Volkswagen is no closer to starting a U.S. recall of diesel cars equipped with illegal “defeat device” emissions-cheating software, although the lawyer in charge of doling out money to owners says a “generous” compensation package is in the works.
Owners will be well compensated, although Volkswagen hasn’t decided exactly how or when, attorney Kenneth Feinberg told German newspaper Frankfurter Allgemeine Sonntagszeitung in an interview first translated by Reuters. He said VW doesn’t know whether it will offer owners buybacks, cash, replacement cars, or just the repairs needed to make vehicles compliant with emissions rules.
Feinberg was hired by Volkswagen in December to administer claims related to the ongoing diesel scandal. He previously ran victim compensation funds for the September 11, 2001 terrorist attacks, the 2010 BP oil spill, and the General Motors ignition switch fiasco.
The method of compensation isn’t the only thing up in the air. Feinberg told the German paper that he probably won’t be able to meet the original 60-to-90 day deadline for setting up the compensation fund, because Volkswagen and U.S. regulators still haven’t agreed on how to proceed with a recall. He said his hands are tied “as long as VW and the authorities have not overcome their differences.”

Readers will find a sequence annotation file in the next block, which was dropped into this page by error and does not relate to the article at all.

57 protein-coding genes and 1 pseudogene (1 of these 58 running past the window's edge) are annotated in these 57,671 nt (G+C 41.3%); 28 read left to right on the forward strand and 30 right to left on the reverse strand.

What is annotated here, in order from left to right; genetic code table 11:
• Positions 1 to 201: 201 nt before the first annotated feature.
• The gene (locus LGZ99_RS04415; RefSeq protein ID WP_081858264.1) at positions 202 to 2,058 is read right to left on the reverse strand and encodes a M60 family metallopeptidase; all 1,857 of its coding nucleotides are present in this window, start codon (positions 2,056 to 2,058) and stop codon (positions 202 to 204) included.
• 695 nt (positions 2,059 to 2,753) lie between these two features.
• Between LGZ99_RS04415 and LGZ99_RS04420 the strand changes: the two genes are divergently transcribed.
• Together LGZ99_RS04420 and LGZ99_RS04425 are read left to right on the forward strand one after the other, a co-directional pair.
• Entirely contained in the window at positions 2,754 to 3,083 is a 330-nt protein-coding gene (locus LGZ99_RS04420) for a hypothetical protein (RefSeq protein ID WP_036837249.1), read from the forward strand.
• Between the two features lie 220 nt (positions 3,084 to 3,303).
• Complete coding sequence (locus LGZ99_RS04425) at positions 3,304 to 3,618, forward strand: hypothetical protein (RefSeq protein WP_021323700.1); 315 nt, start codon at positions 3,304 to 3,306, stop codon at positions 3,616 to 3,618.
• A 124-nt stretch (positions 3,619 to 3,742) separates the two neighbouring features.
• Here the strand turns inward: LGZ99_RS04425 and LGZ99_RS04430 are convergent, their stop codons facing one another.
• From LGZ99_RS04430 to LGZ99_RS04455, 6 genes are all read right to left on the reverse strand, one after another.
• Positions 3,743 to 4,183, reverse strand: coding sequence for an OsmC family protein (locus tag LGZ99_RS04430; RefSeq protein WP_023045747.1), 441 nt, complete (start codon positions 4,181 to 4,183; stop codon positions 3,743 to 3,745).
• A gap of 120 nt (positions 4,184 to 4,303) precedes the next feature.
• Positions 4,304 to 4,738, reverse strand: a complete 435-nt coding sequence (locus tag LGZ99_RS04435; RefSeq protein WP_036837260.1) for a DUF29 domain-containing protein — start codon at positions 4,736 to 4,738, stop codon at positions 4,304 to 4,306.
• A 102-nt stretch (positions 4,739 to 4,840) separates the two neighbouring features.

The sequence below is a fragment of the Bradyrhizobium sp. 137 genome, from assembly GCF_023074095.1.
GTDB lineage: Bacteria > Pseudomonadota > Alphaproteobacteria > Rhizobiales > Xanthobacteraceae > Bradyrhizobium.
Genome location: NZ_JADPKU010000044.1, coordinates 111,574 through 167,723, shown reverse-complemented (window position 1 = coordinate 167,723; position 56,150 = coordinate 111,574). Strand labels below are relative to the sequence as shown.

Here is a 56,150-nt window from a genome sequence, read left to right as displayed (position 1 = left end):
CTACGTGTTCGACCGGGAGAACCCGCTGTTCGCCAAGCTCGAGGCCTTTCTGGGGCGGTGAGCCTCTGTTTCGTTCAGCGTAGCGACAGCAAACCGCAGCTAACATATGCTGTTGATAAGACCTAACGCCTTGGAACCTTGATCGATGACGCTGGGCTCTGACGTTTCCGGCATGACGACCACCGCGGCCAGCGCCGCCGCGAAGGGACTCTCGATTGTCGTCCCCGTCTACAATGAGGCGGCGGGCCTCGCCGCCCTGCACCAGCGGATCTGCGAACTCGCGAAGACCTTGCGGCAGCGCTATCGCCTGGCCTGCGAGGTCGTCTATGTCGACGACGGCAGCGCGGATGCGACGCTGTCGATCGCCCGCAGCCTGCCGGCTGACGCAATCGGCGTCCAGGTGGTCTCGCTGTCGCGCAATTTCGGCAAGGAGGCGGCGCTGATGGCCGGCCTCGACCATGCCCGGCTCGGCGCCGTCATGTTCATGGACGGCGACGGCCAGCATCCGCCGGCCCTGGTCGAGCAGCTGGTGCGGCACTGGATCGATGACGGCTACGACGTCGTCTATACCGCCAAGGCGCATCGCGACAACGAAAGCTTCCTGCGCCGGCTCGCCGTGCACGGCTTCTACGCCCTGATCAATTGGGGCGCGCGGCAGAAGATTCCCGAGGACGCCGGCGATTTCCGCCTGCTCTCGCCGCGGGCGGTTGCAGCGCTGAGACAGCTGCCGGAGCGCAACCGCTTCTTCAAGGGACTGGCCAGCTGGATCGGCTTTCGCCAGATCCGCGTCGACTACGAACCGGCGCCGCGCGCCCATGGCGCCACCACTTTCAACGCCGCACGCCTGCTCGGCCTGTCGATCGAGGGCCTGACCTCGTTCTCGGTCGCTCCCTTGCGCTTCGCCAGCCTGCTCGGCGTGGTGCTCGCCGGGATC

There are two diesel powertrains involved, and fixes for both must be approved by the U.S. Environmental Protection Agency and California Air Resources Board. The two agencies rejected a proposal for the 482,000 cars equipped with 2.0-liter four-cylinder engines in December, and VW just submitted a proposal for the 85,000 cars with 3.0-liter V6 engines last week.
Despite the apparent anger of some owners, Feinberg said many view the issue of compensation as “purely a business transaction,” without the emotion that accompanies cases involving loss of life. He believes the vast majority of owners will accept the eventual offer, whatever it happens to be.